expect(headingElement).toBeInTheDocument();
});
  1. The last step here is to add the following to your package.json:
{
  ...
  "main": "template.json"
}

N.B. this is a necessary step until CRA v4 is released. A fix has already been made.

You may also want to update the name and info in README.md and package.json, and the name of the directory we’re working in, but I’ll leave that up to you.

Adding some common utilities

There are a couple of things that I always set up on new projects - this template is the perfect place to put these things.

We’re going to add:

  • Prettier to ensure our code stays nicely formatted
  • Source Map Explorer so we can keep an eye on the state of the app’s bundle
  • an npm script for code coverage reporting using Jest

A note on specifying dependencies

We’ll have to add a few dependencies in order to complete the next steps. We’re not actually going to install them, we just need to list what we need in template.json so that CRA knows what to install when we use this template to create a new project. The process we’ll use to do this is as follows:

  • go to the npm site
  • search for the package to add
  • copy the version number, and then add the package and version number to template.json with ^ as a prefix, for example:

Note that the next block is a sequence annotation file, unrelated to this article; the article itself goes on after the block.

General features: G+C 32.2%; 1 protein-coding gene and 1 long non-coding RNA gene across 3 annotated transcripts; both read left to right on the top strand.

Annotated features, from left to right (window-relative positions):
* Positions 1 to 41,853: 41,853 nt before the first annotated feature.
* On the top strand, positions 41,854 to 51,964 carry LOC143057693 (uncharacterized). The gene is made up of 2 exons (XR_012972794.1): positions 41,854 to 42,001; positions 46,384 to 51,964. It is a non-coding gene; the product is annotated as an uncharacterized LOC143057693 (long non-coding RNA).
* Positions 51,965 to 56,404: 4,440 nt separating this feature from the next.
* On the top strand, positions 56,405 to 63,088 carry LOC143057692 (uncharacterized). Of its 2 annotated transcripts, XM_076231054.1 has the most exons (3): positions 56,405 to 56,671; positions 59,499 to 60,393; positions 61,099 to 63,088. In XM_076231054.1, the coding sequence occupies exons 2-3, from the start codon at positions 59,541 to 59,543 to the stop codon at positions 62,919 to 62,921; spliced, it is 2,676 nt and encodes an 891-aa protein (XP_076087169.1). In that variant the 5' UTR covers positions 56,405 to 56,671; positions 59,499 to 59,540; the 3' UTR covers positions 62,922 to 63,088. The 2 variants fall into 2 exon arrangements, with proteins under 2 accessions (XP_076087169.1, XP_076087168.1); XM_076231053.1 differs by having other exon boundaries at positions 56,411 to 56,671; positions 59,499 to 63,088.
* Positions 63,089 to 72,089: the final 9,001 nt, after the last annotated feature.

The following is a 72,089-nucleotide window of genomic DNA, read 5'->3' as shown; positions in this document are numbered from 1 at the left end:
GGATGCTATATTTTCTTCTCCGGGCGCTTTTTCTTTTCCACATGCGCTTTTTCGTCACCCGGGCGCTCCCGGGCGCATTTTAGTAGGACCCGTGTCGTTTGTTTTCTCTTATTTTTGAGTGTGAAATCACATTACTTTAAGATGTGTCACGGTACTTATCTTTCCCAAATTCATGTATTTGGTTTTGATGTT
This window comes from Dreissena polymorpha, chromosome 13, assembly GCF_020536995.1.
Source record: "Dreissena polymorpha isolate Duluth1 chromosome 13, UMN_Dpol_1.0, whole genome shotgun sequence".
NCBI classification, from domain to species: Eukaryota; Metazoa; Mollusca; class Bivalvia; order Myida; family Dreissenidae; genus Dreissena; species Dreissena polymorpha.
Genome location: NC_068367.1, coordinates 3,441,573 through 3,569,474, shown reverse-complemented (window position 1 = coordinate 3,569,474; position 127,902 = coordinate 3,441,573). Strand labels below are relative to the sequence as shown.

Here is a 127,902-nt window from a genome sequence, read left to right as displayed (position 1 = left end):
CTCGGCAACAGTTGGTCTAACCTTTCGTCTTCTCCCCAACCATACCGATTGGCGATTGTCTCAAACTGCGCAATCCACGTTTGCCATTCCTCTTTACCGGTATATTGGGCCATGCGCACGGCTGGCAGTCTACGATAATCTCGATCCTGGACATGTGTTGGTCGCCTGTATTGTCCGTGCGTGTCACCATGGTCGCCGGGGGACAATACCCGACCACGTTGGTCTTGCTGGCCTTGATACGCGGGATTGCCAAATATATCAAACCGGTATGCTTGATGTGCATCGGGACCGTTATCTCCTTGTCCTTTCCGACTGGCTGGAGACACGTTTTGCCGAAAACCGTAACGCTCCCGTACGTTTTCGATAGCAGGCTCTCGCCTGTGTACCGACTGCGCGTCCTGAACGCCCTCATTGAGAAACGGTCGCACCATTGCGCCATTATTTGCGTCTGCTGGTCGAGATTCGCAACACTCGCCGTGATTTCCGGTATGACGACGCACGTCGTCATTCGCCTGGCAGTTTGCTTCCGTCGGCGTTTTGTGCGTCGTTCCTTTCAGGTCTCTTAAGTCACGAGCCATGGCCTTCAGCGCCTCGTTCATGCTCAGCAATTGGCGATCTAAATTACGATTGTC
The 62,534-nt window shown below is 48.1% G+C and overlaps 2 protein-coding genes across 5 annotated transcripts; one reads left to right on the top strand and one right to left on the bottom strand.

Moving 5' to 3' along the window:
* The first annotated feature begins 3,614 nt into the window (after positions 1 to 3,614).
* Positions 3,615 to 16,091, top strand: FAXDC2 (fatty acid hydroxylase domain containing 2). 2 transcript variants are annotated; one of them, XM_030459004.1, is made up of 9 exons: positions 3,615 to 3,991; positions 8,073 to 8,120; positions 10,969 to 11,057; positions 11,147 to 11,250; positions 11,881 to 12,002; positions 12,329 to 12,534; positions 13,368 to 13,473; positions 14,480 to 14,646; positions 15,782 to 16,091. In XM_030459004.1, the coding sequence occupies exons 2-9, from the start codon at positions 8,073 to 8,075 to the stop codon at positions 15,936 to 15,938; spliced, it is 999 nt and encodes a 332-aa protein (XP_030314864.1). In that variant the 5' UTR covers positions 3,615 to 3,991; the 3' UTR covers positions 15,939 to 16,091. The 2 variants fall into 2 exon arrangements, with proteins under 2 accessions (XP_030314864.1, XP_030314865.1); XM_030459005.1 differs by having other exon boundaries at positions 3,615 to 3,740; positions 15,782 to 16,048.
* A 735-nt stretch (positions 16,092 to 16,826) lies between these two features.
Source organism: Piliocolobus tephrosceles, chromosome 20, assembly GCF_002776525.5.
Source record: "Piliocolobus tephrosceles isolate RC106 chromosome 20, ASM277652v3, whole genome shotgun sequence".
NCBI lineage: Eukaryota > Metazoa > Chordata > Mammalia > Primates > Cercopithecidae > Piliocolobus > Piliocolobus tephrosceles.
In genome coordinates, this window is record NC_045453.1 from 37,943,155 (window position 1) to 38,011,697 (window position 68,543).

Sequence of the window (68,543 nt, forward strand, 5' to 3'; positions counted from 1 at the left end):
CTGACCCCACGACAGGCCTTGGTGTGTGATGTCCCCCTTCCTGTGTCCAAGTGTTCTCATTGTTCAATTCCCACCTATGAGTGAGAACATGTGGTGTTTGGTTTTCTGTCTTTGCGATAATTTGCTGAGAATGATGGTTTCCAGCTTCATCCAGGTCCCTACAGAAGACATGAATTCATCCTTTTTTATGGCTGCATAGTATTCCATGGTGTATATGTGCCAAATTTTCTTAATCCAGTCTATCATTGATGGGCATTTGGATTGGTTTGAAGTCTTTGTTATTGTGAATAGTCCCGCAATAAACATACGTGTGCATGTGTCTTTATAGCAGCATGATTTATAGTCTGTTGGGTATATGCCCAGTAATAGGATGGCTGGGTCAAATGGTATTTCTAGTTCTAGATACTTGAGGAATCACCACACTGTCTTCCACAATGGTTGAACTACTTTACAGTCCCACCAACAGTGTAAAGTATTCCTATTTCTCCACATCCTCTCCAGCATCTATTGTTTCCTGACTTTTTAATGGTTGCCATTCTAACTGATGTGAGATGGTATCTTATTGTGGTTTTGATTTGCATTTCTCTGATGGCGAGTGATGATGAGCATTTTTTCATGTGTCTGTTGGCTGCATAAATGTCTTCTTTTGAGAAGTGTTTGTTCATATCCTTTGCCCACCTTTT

{
  "package": {
    "dependencies": {
      "prettier": "^2.0.5"
    }
  }
}

The ^ symbol is a “caret”, and allows us to give npm permission to install newer minor or patch versions of the package - it’s like saying “feel free to install a newer version if there is one, but no breaking changes please”. It does rely on the package authors following semantic versioning but most major open source projects do so we should be fine, just be aware of this. This will mean that we can go for a longer period of time without needing to update the template’s dependencies (although this is something to revisit periodically so that we’re benefitting from the latest releases). If you want a specific version of a package then you can leave this off.